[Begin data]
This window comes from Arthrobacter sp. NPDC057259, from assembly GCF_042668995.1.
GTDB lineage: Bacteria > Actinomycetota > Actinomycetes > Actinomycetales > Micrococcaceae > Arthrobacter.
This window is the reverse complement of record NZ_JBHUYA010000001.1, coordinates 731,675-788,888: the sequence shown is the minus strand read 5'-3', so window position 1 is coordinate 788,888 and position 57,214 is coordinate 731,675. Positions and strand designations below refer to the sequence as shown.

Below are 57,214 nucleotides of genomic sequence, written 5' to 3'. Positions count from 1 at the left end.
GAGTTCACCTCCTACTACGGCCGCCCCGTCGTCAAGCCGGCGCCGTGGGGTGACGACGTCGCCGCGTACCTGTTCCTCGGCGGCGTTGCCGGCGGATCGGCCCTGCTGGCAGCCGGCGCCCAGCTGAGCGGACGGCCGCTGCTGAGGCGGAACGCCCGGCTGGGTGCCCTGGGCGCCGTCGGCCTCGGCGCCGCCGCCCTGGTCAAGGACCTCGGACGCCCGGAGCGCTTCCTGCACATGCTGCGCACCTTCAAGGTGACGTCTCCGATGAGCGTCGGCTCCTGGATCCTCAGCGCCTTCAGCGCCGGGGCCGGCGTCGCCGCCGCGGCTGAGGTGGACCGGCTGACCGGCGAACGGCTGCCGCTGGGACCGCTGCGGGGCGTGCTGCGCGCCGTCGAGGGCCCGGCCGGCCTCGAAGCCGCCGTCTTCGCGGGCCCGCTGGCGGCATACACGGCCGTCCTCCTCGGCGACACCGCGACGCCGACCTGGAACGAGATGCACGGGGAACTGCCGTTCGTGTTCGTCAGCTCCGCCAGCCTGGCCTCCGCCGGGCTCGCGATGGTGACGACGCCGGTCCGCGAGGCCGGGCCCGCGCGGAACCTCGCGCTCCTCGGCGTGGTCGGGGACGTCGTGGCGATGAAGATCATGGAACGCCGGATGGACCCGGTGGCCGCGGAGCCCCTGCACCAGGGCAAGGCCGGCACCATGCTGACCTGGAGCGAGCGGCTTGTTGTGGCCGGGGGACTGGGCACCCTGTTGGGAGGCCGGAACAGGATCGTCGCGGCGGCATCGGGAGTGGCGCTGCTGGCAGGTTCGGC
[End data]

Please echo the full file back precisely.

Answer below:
This window comes from Arthrobacter sp. NPDC057259, from assembly GCF_042668995.1.
GTDB lineage: Bacteria > Actinomycetota > Actinomycetes > Actinomycetales > Micrococcaceae > Arthrobacter.
This window is the reverse complement of record NZ_JBHUYA010000001.1, coordinates 731,675-788,888: the sequence shown is the minus strand read 5'-3', so window position 1 is coordinate 788,888 and position 57,214 is coordinate 731,675. Positions and strand designations below refer to the sequence as shown.

Below are 57,214 nucleotides of genomic sequence, written 5' to 3'. Positions count from 1 at the left end.
GAGTTCACCTCCTACTACGGCCGCCCCGTCGTCAAGCCGGCGCCGTGGGGTGACGACGTCGCCGCGTACCTGTTCCTCGGCGGCGTTGCCGGCGGATCGGCCCTGCTGGCAGCCGGCGCCCAGCTGAGCGGACGGCCGCTGCTGAGGCGGAACGCCCGGCTGGGTGCCCTGGGCGCCGTCGGCCTCGGCGCCGCCGCCCTGGTCAAGGACCTCGGACGCCCGGAGCGCTTCCTGCACATGCTGCGCACCTTCAAGGTGACGTCTCCGATGAGCGTCGGCTCCTGGATCCTCAGCGCCTTCAGCGCCGGGGCCGGCGTCGCCGCCGCGGCTGAGGTGGACCGGCTGACCGGCGAACGGCTGCCGCTGGGACCGCTGCGGGGCGTGCTGCGCGCCGTCGAGGGCCCGGCCGGCCTCGAAGCCGCCGTCTTCGCGGGCCCGCTGGCGGCATACACGGCCGTCCTCCTCGGCGACACCGCGACGCCGACCTGGAACGAGATGCACGGGGAACTGCCGTTCGTGTTCGTCAGCTCCGCCAGCCTGGCCTCCGCCGGGCTCGCGATGGTGACGACGCCGGTCCGCGAGGCCGGGCCCGCGCGGAACCTCGCGCTCCTCGGCGTGGTCGGGGACGTCGTGGCGATGAAGATCATGGAACGCCGGATGGACCCGGTGGCCGCGGAGCCCCTGCACCAGGGCAAGGCCGGCACCATGCTGACCTGGAGCGAGCGGCTTGTTGTGGCCGGGGGACTGGGCACCCTGTTGGGAGGCCGGAACAGGATCGTCGCGGCGGCATCGGGAGTGGCGCTGCTGGCAGGTTCGGC